Salient. Victoria University Student Newspaper. Vol 35 no. 10. 24 May 1972
The Technological Revolution
The Technological Revolution.
This is the cause of so much discord and despair in our society today. Lloyd Geering summed it recently when he said that man is becoming little more than a complex machine in a secular city. "We are being crushed by the sheer weight complexity and inhumanity of our technology", he said. "It will leave us little more than mechanised robots."
We are becoming victims and slaves of an industrial system which is predicated on the goal of growth and which is constantly inventing new products and processes and increasing the rate of change in order to achieve this goal. We are being increasingly encouraged to fulfil the needs of this system instead of vice versa. Mr Marshall has spoken several times in the past few months of the urgent need to increase productivity. At a speech in Rotorua he used the word "more" 17 times in just seven sentences. This is the constant, dangerous refrain of the new industrial state: more, more, more.
Throughout all industrial societies the quickening pace and growing complexity of life is resulting in the quality of human fellowship. The transient nature of modern life is resulting in the shortened duration of friendships and a loss in the quality of human fellowship. The transient nature of modern life is resulting in a declining sense of "place" and "belonging", with all the insecurities and strains on health that this involves.
Sociologists trace increased crimes of violence and anti-social behaviour to this disintegrating sense of community. They see hit-and-run sex as a desperate attempt to recreate affection in a highly transient environment. They see industrial unrest as a manifestation of the impersonality of the modern factory and plant.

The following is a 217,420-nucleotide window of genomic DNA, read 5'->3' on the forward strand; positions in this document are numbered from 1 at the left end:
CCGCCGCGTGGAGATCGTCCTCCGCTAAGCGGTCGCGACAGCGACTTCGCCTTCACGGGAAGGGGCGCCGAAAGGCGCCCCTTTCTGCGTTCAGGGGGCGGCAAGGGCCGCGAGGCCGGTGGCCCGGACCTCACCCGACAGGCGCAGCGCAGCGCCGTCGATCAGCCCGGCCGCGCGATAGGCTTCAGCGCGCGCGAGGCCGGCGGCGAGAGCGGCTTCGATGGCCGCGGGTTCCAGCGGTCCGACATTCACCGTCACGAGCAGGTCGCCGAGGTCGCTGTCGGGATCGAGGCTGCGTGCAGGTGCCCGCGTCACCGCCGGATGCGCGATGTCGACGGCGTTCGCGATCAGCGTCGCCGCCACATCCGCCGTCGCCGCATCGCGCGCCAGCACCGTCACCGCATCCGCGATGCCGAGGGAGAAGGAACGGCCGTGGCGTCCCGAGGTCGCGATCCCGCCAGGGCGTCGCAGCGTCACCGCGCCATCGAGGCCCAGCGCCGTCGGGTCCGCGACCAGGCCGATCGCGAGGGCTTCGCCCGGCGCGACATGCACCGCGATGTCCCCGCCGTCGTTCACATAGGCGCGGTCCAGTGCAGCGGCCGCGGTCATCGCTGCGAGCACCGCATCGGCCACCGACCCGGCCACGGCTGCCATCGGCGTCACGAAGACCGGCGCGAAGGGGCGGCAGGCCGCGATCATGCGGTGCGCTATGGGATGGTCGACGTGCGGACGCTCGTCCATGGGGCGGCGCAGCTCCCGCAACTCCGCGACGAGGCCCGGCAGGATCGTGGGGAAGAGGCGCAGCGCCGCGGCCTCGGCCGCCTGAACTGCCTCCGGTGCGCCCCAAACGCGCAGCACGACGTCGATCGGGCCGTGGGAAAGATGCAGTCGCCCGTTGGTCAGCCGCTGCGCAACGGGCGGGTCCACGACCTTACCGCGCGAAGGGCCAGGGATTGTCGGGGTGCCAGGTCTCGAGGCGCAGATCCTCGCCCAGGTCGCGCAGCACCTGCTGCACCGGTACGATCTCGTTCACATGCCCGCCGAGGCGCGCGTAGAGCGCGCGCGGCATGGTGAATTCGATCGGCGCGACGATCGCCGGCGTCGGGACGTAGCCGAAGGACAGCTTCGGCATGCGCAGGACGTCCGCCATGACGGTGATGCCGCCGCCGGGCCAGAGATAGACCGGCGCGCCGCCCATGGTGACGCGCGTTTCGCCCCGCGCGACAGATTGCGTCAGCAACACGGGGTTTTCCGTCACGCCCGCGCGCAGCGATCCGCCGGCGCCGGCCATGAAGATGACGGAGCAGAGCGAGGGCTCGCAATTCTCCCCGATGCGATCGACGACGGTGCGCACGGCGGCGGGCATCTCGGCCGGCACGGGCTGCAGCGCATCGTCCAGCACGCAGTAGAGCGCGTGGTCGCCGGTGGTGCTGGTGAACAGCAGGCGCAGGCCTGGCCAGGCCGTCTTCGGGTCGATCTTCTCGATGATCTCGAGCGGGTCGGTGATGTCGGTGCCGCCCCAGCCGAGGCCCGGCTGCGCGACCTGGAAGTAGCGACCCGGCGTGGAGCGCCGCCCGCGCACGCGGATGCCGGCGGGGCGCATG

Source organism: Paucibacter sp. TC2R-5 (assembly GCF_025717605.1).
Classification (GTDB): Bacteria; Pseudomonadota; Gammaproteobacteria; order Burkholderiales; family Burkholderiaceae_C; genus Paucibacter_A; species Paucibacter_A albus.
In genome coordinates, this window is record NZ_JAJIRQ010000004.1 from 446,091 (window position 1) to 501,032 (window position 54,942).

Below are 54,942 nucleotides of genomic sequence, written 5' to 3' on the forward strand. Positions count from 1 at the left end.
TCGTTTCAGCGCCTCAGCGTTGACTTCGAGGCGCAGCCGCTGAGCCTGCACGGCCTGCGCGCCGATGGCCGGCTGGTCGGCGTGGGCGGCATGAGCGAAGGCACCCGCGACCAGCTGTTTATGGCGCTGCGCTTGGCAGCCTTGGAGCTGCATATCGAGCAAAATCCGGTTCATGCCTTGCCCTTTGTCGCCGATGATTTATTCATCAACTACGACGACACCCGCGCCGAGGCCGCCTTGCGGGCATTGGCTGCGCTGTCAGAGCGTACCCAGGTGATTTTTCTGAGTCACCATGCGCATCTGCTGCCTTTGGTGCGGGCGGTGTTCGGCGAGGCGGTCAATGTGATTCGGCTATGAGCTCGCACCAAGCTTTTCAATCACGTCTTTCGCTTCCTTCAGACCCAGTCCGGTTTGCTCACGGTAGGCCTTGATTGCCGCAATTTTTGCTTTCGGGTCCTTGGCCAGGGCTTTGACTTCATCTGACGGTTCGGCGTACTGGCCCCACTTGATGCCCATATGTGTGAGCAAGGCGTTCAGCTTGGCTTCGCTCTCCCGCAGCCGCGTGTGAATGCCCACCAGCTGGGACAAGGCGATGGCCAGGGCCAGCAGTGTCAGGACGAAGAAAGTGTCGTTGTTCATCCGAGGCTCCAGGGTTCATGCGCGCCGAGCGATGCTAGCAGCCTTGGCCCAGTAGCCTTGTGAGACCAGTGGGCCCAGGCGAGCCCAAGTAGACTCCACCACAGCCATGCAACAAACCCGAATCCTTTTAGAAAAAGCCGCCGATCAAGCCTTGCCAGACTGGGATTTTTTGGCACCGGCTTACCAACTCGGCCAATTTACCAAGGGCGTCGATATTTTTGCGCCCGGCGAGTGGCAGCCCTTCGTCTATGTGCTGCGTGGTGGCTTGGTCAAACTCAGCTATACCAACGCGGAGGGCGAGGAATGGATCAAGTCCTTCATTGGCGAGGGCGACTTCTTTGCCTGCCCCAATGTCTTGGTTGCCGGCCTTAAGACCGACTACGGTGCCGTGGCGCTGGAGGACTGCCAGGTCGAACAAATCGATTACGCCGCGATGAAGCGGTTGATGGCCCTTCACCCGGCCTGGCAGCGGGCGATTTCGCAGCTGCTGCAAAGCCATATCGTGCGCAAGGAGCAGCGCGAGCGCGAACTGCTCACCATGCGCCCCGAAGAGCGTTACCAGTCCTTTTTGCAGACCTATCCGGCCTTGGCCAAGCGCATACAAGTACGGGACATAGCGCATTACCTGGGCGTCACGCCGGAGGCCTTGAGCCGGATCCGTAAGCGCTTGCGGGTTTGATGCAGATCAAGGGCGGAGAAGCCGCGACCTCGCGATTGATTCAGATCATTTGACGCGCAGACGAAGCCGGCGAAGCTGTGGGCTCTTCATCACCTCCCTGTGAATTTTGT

Our political leaders should be looking at ways of reshaping the system that breeds these ills, not concentrating on sterile law and order policies with stiffer penalties and more policemen and on industrial policies with stiffer penalties for worker unrest.
The problem takes on new urgency when one realises that the New Zealand economy is in the process of transition from an agriculturally-based economy to an industrially-based one. The drift to the cities, especially those in the North Island is continuing apace, so we must move with speed We must somehow capture control of the basic change processes in the city environment, slowing down some of them while intelligently quickening others.
The American sociologist Alvin Toffler has suggested, for example, that New York should create a Department of Technological Assessment to worry about the impact of new technologies still on the horizon. This country needs a political party which will address itself to this urgent question. We need a new party to tame the new industrial state.